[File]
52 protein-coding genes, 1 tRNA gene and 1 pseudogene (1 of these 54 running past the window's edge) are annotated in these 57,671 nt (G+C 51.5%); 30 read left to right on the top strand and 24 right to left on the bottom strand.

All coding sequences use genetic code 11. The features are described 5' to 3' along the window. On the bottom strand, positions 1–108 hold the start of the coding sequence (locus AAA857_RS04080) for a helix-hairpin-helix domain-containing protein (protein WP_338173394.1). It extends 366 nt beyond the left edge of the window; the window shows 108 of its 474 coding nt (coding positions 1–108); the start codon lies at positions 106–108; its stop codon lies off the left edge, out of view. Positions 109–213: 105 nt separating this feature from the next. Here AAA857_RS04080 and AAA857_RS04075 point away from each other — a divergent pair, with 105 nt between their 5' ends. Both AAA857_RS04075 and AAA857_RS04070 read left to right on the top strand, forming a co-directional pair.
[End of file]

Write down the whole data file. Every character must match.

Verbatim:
52 protein-coding genes, 1 tRNA gene and 1 pseudogene (1 of these 54 running past the window's edge) are annotated in these 57,671 nt (G+C 51.5%); 30 read left to right on the top strand and 24 right to left on the bottom strand.

All coding sequences use genetic code 11. The features are described 5' to 3' along the window. On the bottom strand, positions 1–108 hold the start of the coding sequence (locus AAA857_RS04080) for a helix-hairpin-helix domain-containing protein (protein WP_338173394.1). It extends 366 nt beyond the left edge of the window; the window shows 108 of its 474 coding nt (coding positions 1–108); the start codon lies at positions 106–108; its stop codon lies off the left edge, out of view. Positions 109–213: 105 nt separating this feature from the next. Here AAA857_RS04080 and AAA857_RS04075 point away from each other — a divergent pair, with 105 nt between their 5' ends. Both AAA857_RS04075 and AAA857_RS04070 read left to right on the top strand, forming a co-directional pair.